I had the opportunity to participate in the inaugural B.A.A. 5K on April 19th, the day before the Boston Marathon. The event promised to offer "offer a fun and competitive course for athletes and - for those who have always dreamed of crossing the Boston Marathon finish line - a 'non-qualifying' chance to do so."
The day before the race we spent several hours at the expo and walking around downtown. After dinner back at the B&B I tried to rest my legs and feet as much as possible. I got organized and laid out my gear before hitting the sack early.
(This was my first time using the Chronotrack Timing System. No problems!)
On Sunday morning I was up bright and early for a light breakfast (I couldn't stomach anything) before heading downtown for the race. We arrived at the site around 7, an hour before the start. After milling around, using the port-o-potty several times (nerves!) and a half-assed warm-up, I lined up in my corral about 20 minutes before the gun. I positioned myself about half way between the 7:00/mile and 8:00/mile signs.
Kathrine Switzer introduced the race and announced that she would be running with us. I went about my business (trying to calm my nerves and focus) as a woman wearing bib # 11 made her way into the corral right beside me. I remember noticing her bib, but only realized after the race that I had been standing beside Ms. Switzer! I couldn't see her at the podium but my girlfriend had snapped a few photos and sure enough, she was wearing bib # 11.
Before long, someone pulled the trigger and we were off. I quickly discovered that I should have started closer to the front as I spent the first several hundred metres dodging much slower runners.
Despite the crowds (3500+ runners), I was able to settle into my pace quickly. My goal was 4:36/KM (=7:24/mi).
The first section of the route took us along Boylston Street, around the Public Gardens and Boston Common.
I skipped the water station at the first mile marker and felt relieved to be a third of the way there.
We faced the only hill (up and down) as we headed toward Commonwealth Avenue. My pace slowed as we climbed the hill but I was able to make it up on the downhill.
I was really starting to struggle and doubting whether I could keep my pace up all the way to the end. Thankfully, the second mile marker came into sight (I skipped water once again). My legs didn't want to carry me any further and I was gasping for breath, but I dug deep and reminded myself of those mile repeats I had completed a couple weeks before. 'Just one interval,' I said to myself, 'You can complete ONE INTERVAL.'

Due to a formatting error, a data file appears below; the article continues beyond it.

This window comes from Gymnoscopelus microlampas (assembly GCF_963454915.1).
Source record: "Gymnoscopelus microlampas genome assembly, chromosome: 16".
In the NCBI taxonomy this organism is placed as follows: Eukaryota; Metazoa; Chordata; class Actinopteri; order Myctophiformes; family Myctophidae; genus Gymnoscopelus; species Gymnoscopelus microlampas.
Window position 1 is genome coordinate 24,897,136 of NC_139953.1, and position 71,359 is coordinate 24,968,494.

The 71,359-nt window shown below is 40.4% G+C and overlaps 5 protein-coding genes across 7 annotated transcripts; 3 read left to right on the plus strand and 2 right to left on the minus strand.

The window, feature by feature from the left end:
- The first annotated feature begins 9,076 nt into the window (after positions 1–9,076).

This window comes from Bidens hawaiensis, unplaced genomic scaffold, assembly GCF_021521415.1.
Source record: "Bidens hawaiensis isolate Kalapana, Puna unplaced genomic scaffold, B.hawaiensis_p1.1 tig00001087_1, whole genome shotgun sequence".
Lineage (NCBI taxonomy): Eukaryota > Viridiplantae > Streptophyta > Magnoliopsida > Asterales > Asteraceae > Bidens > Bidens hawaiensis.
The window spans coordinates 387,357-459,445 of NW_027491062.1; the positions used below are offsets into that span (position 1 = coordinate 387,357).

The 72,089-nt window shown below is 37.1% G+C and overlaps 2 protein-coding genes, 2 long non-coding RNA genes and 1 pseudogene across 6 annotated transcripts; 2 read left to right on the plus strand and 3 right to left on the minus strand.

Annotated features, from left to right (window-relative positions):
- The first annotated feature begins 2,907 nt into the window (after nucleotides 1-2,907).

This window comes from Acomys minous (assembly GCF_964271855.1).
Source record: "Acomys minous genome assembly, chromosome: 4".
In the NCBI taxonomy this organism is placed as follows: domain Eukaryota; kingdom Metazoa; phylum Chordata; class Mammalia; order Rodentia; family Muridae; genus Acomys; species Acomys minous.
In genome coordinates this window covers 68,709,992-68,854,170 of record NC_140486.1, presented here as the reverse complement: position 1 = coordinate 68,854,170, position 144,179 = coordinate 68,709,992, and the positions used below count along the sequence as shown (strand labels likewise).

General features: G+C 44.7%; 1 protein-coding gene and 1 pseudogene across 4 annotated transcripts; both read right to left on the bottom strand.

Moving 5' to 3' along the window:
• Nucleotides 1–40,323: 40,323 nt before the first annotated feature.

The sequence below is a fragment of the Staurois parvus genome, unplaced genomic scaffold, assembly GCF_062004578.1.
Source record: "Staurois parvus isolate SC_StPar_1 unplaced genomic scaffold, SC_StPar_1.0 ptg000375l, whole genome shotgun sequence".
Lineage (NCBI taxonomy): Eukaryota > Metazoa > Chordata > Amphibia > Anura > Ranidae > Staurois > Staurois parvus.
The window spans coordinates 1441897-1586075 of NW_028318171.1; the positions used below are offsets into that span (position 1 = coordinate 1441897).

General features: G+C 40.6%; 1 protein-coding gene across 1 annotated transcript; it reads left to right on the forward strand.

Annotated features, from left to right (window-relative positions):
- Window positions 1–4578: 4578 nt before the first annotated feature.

I glanced at my watch and saw that my average pace was below target. I was going to do it! Unfortunately, I had neglected to compare the distance shown on my watch with the mile markers on course. As it turned out, it was way off. But I'm getting ahead of myself here.
We finally turned back onto Boylston Street. The finish line was in sight and the crowds were cheering like crazy. At this point I really felt like I couldn't possibly run another step, but there was no stopping now.
I crossed the finish line (the Boston Marathon finish line!) in 23:46. A wave of disappointment and confusion washed over me because my Garmin showed an average pace of 4:33, 3 seconds faster than my 23:00 goal. It also showed a distance of 5.22KM. Ugh! The worst part was, I missed a PR by 10 seconds because I had been paying too much attention to my pace and not enough to my time in comparison to the actual mile markers. Lesson learned!
I didn't allow the disappointment to stick around. I knew I had run a strong race and pushed hard through a crowded field, and 4:33/KM is a pace unheard of for me. I happily collected my medal and loot... and secretly vowed to run a 23:00 at my 5K coming up in July.
The B.A.A. 5K is one of the most exciting and well-organized events I've been a part of and one that I will definitely run again. Overall, an unforgettable experience.
Hartwell Half Marathon is tomorrow! It's a local event with just a few hundred runners. The course is an out-and-back - mostly uphill on the way out and downhill on the way back. Should be interesting!
Stop the Fat Talk
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